Kentucky, Massachusets and Utah were added to the states with reported cases, bringing the total number of states affected to 25. Of the people sickened, 52 have been hospitalized, 14 of them with kidney failure.
Last month, the CDC warned consumers to avoid all romaine lettuce from the Yuma, Arizona, region.
The bacteria normally live in the intestines of animals, including cows and pigs, and in the 1990s, most E. coli cases were associated with contaminated hamburger.
U.S. health authorities on Wednesday (May 2) reported the first death in an outbreak of E.coli bacteria in romaine lettuce that has sickened 121 people across the United States.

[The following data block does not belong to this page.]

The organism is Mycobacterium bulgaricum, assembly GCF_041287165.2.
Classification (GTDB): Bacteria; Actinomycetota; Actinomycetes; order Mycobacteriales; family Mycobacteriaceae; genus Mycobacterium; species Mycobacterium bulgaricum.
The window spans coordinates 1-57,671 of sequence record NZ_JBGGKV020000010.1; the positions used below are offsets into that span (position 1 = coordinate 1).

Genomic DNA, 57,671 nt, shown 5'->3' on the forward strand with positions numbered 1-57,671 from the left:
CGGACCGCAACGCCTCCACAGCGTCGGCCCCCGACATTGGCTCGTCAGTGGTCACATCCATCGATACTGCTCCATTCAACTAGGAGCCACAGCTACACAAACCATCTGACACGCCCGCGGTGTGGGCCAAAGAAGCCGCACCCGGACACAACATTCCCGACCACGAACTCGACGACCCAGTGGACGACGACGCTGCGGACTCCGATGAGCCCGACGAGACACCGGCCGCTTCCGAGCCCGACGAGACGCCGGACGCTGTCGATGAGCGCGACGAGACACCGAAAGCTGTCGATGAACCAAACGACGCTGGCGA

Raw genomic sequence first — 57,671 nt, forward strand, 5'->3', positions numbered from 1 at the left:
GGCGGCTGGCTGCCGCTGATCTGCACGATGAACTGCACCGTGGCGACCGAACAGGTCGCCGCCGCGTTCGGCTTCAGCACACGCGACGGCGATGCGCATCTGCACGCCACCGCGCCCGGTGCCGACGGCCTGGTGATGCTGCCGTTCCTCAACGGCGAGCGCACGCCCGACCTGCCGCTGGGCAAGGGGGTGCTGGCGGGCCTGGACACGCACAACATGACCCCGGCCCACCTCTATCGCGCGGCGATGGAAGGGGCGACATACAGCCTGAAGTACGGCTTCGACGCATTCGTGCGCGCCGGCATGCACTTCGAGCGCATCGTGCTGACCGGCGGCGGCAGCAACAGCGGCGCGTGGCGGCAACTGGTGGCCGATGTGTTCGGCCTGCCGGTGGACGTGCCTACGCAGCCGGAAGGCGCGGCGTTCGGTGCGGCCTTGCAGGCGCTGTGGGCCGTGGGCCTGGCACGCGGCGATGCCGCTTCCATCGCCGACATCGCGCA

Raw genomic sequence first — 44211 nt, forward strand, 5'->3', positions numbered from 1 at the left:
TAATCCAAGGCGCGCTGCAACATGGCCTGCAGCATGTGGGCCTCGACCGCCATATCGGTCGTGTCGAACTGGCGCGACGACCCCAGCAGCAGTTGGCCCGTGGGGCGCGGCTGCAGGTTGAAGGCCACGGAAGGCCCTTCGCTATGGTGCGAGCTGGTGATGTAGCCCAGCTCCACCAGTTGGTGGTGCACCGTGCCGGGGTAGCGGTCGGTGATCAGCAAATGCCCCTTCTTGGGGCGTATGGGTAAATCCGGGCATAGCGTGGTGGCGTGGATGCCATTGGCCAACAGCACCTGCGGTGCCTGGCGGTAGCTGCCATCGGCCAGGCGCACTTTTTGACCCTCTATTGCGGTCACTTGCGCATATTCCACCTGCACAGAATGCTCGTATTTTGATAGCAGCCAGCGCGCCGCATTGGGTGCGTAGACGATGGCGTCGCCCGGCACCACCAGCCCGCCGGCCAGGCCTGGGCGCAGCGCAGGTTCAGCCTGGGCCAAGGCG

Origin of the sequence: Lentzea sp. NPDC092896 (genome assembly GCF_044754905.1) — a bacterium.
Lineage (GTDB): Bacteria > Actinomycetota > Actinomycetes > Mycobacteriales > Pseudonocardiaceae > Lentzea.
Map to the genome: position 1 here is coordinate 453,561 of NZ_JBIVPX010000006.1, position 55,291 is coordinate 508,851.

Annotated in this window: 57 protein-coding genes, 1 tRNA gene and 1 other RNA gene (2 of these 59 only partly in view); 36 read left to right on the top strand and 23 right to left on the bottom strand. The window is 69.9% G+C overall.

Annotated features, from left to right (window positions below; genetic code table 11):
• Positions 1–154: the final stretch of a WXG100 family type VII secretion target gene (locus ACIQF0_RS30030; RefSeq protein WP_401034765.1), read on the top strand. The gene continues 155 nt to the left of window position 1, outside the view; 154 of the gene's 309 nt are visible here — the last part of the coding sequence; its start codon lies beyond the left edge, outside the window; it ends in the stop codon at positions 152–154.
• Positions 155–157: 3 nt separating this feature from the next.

The outbreak is the largest in the United States since 2006, when spinach tainted with a similar strain of E. coli sickened more than 200 people.
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The death, first from this outbreak, was reported from California, according to CDC.
The CDC recommended shoppers not buy romaine lettuce if they were unsure where it had been grown. This includes whole heads and hearts of romaine, chopped romaine, baby romaine, organic romaine, and salads and salad mixes containing romaine lettuce.
The Food and Drug Administration has identified one farm as a source of part of the outbreak.
The agency is investigating other farms that may be linked to the outbreak. Most people recover in five to seven days.
Symptoms of E. coli include diarrhea, which can be bloody, severe stomach cramps and vomiting.